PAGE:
to a minimum, and we get to see more of this trippy planet and its funky inhabitants, I can see reading this comic for some time to come. So much fun. HIGHLY RECOMMENDED!
- Written by Jason Latour, artist Robbi Rodriguez, colored by Rico Renzi, lettered by VC’s Clayton Cowles, designed by Idette Winecoor and Jessica Pizarro, published by Marvel Comics. Now that Gwen is back with the band The Mary Janes
, things are looking up, but when the band’s rival, Felicia + the Black Cats,
invite them to be the opening band for an important show, what could possibly go wrong? Well, how about everything?!
I’ve been enjoying Spider-Gwen
since the first issue, but this issue is the best to date. I still don’t know all of the characters very well, or why one of the band members of The Mary Janes
is wearing a cat on her head — is that cat alive? or is it a stuffed animal? — but what I do know is that Gwen Stacy is cool, Matt “Murderdock” Murdock creeps me out, Spider-Woman has one of the best character designs in years, and I have loved five consecutive issues of a Marvel comic after not reading anything from them for over a year. This issue left me wishing that The Mary Janes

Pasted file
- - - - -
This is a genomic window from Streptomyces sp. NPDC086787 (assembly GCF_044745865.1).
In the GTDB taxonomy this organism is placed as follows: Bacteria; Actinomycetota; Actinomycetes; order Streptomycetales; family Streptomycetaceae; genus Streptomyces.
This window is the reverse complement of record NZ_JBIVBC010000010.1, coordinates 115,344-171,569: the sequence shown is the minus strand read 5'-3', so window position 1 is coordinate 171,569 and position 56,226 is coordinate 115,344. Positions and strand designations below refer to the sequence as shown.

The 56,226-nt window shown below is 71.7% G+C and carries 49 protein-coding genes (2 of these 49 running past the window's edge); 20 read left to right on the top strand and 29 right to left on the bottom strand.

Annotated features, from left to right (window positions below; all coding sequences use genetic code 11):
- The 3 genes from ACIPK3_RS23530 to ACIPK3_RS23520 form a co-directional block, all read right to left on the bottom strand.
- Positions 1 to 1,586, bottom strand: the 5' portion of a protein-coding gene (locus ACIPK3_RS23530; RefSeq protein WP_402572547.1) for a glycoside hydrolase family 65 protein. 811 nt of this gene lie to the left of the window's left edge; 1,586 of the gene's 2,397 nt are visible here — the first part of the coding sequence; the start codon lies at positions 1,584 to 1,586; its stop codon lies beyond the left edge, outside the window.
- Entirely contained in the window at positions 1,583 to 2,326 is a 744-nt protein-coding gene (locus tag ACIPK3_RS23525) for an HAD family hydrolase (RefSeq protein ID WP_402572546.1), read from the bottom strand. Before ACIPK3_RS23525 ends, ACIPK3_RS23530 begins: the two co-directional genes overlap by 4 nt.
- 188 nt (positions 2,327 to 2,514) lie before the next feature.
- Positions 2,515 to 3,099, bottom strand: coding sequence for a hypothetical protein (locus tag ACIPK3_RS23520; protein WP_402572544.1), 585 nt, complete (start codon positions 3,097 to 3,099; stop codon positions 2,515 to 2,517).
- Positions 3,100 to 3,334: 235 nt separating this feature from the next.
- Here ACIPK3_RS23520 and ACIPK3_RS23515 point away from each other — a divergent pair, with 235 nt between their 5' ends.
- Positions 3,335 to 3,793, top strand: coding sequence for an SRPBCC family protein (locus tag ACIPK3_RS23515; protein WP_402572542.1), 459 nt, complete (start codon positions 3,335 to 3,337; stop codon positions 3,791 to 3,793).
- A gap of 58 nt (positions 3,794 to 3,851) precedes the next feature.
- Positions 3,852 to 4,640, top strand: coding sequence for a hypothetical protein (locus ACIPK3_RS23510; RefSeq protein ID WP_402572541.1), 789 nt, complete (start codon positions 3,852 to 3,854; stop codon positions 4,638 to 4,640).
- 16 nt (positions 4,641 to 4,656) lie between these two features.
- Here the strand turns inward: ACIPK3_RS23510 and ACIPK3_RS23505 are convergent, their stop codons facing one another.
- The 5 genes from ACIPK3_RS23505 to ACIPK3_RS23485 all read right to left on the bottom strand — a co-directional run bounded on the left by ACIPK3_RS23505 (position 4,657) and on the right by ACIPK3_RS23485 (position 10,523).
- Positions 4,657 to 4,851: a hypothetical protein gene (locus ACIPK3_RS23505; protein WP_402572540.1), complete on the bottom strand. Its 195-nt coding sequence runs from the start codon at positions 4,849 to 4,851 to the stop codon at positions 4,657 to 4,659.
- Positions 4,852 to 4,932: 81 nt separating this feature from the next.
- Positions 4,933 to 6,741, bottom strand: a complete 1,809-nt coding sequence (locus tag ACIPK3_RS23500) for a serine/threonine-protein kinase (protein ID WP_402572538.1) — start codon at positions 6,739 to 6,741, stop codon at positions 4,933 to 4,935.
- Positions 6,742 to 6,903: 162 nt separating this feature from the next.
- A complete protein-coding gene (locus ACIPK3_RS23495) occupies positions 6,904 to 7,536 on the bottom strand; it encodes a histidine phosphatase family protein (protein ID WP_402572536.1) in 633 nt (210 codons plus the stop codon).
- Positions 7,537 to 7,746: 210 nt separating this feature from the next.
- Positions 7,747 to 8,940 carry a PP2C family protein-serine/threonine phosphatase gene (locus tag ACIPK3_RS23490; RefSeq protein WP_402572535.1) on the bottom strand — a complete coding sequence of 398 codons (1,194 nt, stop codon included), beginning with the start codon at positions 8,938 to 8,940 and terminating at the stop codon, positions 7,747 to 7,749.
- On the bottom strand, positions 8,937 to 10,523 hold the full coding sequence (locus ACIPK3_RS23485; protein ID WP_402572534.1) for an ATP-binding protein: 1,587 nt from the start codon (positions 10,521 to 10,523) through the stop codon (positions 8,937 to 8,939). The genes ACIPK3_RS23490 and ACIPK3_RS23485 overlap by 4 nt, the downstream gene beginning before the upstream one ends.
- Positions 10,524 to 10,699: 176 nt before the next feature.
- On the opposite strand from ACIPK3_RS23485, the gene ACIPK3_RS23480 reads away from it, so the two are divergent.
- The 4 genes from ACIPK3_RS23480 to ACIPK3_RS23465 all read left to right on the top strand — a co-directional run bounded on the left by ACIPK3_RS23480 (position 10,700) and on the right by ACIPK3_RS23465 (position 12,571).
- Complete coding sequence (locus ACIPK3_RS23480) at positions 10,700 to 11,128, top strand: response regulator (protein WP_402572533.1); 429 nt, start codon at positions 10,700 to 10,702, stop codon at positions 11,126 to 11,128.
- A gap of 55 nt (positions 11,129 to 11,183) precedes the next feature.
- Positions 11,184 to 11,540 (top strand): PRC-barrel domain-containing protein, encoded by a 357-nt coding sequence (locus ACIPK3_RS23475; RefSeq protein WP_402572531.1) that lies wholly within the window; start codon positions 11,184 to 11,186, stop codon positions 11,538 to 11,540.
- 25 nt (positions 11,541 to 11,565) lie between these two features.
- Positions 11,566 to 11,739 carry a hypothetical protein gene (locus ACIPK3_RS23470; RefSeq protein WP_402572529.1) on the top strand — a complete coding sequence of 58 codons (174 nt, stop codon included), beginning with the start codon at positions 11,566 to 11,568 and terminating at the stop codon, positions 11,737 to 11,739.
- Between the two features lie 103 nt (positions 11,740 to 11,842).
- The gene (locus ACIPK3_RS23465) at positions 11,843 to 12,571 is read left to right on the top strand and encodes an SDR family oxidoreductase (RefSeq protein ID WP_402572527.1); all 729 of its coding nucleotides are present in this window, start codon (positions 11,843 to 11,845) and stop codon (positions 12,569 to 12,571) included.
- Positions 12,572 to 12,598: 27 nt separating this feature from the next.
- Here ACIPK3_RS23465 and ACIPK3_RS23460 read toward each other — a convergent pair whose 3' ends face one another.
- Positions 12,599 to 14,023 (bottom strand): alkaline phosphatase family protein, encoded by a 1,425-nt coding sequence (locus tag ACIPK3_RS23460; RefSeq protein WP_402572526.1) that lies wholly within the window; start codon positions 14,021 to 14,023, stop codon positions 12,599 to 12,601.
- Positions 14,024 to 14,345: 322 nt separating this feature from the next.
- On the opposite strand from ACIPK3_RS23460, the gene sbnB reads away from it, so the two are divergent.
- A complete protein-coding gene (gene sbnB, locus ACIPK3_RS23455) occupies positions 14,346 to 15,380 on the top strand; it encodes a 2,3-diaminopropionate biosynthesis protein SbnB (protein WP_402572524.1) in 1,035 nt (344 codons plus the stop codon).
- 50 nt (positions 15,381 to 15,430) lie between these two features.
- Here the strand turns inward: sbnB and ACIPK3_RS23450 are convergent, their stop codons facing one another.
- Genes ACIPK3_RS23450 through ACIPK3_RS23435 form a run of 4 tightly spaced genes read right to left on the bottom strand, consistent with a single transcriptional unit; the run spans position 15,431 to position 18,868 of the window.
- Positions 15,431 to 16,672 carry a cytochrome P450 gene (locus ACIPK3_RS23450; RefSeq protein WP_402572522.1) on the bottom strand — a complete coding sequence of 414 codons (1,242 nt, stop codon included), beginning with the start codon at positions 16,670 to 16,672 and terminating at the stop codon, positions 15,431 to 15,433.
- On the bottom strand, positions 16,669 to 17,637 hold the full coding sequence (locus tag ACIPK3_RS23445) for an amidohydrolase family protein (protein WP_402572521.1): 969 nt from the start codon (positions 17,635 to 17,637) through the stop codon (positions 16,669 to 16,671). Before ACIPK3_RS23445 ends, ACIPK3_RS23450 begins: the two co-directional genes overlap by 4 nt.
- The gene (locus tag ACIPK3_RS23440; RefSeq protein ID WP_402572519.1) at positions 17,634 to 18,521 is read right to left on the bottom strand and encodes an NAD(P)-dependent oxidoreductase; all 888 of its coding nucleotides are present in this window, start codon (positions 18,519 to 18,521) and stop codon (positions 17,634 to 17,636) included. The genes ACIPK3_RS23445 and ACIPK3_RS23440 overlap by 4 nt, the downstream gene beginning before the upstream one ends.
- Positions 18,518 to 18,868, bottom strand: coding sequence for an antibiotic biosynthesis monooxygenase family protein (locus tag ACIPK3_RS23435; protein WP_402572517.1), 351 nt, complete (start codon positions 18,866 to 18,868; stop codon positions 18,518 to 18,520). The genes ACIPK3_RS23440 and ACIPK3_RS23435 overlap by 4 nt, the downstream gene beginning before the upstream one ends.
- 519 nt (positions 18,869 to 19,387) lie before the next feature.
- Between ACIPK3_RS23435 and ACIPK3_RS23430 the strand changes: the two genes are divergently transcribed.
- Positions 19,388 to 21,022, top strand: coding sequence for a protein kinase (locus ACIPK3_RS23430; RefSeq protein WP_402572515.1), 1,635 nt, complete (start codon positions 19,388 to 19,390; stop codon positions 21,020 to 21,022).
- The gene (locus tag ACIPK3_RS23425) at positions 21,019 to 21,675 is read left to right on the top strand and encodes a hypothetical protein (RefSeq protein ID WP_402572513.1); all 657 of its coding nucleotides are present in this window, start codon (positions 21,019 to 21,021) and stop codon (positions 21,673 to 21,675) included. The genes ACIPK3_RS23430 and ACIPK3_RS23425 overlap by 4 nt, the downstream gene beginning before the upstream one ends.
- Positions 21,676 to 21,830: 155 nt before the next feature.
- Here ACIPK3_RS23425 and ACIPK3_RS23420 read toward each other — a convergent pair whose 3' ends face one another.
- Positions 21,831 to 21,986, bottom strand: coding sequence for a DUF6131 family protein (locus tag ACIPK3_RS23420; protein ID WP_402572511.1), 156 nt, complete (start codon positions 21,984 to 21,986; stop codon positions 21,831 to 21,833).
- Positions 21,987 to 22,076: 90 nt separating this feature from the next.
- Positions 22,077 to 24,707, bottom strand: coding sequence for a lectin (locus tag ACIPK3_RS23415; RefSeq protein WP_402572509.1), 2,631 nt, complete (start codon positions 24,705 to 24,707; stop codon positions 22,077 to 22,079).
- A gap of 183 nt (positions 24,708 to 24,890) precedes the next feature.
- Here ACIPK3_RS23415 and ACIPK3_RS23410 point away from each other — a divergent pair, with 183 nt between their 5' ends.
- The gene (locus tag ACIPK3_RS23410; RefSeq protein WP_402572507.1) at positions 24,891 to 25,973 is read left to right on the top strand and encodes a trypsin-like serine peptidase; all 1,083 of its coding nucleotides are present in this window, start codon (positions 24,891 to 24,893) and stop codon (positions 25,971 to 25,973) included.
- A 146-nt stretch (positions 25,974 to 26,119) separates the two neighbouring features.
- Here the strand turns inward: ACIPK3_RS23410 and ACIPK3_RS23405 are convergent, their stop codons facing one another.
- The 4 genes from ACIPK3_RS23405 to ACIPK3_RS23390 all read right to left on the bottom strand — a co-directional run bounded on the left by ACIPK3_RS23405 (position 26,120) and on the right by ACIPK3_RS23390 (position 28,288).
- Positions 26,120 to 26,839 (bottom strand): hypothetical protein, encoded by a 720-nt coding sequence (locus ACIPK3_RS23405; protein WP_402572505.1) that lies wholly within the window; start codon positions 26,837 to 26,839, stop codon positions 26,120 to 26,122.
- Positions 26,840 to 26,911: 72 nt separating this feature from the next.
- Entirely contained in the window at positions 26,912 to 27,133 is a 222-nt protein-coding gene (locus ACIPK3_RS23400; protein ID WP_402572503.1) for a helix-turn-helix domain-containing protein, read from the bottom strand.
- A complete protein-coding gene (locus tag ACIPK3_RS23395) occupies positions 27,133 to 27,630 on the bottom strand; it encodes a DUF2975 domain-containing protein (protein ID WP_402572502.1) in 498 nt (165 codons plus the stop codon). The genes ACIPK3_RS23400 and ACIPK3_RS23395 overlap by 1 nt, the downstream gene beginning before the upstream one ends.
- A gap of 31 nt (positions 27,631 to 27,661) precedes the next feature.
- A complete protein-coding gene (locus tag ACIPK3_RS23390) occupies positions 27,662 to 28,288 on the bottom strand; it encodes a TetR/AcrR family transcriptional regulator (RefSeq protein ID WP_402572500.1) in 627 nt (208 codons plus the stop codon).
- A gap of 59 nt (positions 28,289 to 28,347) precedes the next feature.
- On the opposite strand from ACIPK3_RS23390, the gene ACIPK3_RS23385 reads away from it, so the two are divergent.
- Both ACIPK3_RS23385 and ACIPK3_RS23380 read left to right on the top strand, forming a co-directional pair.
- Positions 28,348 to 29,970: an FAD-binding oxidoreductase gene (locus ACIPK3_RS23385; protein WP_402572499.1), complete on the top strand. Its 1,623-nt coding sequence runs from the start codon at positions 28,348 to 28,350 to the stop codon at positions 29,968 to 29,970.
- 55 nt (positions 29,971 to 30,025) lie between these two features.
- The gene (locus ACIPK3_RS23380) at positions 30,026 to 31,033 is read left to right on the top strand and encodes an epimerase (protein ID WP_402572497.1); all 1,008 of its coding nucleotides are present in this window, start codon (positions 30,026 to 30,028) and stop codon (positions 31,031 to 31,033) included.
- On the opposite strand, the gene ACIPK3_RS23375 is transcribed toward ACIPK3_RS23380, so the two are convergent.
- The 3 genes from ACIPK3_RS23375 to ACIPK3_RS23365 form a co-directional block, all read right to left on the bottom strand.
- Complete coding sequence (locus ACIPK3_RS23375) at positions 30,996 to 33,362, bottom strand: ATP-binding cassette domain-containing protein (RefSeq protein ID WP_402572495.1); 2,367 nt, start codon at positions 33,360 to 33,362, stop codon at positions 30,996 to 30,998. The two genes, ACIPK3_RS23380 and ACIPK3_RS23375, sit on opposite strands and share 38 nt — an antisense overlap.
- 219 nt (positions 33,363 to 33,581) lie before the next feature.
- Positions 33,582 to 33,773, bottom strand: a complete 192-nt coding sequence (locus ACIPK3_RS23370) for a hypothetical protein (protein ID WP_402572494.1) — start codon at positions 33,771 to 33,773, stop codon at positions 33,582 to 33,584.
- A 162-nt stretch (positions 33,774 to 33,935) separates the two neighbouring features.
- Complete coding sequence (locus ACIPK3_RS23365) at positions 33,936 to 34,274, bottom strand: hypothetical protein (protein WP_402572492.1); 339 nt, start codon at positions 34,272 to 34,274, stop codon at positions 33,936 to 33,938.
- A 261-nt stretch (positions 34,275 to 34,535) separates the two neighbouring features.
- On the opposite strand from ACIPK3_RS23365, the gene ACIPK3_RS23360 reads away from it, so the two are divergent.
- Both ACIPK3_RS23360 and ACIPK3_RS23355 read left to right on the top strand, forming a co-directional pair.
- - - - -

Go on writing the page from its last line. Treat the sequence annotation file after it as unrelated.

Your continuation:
and Felicia + the Black Cats
were actual bands, and that the “To be continued…” tag at the end of the issue was for real. What I mean by this is that in the “Gwencils Down” column, assistant editor Devin Lewis mentions that because of Secret Wars,
everything ends and this is the final issue of Spider-Gwen.
Wait, what? Seeing as how this series was a smash hit, my guess is that we will see a brand new number one issue once Secret Wars
wraps, but I really really really hope that Latour, Rodriguez, Renzi, and Cowles are all attached; otherwise, I most likely won’t be attached to that particular iteration of this character.
we get an amazing alternate take on Spider-Man that is refreshing and new to such a degree that even those who have been following ol’ Web-Head for decades will have something to appreciate alongside younger fans of this powerhouse character. Marvel’s onto something special with this series, and I hope that after the all-consuming event (which I am also enjoying) ends, that Spider-Gwen